Cana business charge you for services after completing them without agreement upon terms prior to the work being done?

UPDATED: Aug 30, 2011

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Cana business charge you for services after completing them without agreement upon terms prior to the work being done?

We recently had some work done on our homes air conditioner. At the end of the first day we agreed on and paid the $75 service/assessment fee. At that time we were told by the companies rep that both parts and labor were covered by a pre existing factory watenty and that their would be no cost to us, so we agreed to move forward with the repair. The next day after the work had been done, and with out us being home, the company told us that the labor was no longer under waranty and that we had a $00 balance with them. Are companies able to bill us for services we did not agree upon?

Asked on August 30, 2011 North Carolina


SJZ, Member, New York Bar / FreeAdvice Contributing Attorney

Answered 11 years ago | Contributor

There is no single answer: it depends on the circumstances--i.e. on exactly what was said and authorized. For example, if you had said something like, "I'm glad it looks like the work will be covered, but we need the air conditioner repaired no matter what. Please start on it." that would be enough to constitute an agreement that they would repair the A/C and then bill you if it was not covered by the warranty--you had told them to do the work no matter what. On the other hand, saying something like, "Because it is covered by the warranty, go ahead and do the work," would be taken as authorization only to do the work at no charge to you, because of the assertion or representation that the cost was covered.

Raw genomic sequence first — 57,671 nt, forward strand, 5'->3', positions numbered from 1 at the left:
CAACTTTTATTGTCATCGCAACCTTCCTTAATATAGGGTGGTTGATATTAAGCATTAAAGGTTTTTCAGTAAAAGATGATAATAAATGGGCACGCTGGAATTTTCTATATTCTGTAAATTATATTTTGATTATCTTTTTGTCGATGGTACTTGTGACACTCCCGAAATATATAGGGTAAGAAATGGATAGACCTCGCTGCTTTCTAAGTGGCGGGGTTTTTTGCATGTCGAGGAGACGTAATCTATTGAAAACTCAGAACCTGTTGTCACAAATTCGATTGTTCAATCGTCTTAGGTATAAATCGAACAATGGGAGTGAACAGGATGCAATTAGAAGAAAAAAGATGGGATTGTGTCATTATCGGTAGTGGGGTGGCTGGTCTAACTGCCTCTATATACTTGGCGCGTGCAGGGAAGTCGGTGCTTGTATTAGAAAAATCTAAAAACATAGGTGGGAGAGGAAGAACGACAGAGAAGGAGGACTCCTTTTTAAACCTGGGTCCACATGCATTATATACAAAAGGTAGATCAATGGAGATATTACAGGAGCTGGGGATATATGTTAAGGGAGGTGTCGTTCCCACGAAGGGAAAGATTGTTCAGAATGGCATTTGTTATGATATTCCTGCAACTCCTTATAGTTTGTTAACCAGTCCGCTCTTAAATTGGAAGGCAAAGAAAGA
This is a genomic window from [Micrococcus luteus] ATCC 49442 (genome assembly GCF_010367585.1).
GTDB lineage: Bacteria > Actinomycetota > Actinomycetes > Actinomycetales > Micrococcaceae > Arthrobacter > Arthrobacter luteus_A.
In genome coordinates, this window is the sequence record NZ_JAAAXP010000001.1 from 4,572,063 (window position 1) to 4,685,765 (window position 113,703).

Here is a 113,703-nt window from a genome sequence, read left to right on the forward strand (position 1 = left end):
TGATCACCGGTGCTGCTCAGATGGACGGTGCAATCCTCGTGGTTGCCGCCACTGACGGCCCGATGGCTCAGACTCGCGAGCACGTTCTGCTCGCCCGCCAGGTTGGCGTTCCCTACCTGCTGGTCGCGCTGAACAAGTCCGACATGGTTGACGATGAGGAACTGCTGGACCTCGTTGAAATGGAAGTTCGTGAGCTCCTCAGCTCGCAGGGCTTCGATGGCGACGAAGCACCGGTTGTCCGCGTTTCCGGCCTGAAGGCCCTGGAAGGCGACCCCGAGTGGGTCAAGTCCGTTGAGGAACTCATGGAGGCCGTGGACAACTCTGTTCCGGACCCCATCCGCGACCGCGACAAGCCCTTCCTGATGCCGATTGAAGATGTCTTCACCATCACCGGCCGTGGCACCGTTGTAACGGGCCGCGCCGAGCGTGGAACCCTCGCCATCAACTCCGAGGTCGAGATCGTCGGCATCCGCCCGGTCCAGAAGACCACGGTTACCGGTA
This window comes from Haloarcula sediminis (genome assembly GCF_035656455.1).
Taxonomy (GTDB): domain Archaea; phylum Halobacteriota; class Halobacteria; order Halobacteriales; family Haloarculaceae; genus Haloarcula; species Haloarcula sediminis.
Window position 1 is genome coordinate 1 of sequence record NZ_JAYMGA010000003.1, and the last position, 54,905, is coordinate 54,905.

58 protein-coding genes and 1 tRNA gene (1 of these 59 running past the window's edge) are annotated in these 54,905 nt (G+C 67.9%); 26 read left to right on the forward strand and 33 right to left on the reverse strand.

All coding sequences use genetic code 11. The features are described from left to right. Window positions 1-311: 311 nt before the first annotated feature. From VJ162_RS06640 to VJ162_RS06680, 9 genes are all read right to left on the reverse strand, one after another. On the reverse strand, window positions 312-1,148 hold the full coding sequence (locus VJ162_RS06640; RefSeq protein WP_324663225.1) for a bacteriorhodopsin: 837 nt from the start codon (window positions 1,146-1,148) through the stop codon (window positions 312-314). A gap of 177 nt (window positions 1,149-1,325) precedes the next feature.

So what was said will influence whether you have to pay. In the event of some ambiguity, since you received the value of the A/C being repaired, if their cost is reasonable, a court would probably find that you had to pay, since otherwise you would unjustly enriched by getting work done by theh service contractor who is not paid for it.

IMPORTANT NOTICE: The Answer(s) provided above are for general information only. The attorney providing the answer was not serving as the attorney for the person submitting the question or in any attorney-client relationship with such person. Laws may vary from state to state, and sometimes change. Tiny variations in the facts, or a fact not set forth in a question, often can change a legal outcome or an attorney's conclusion. Although has verified the attorney was admitted to practice law in at least one jurisdiction, he or she may not be authorized to practice law in the jurisdiction referred to in the question, nor is he or she necessarily experienced in the area of the law involved. Unlike the information in the Answer(s) above, upon which you should NOT rely, for personal advice you can rely upon we suggest you retain an attorney to represent you.

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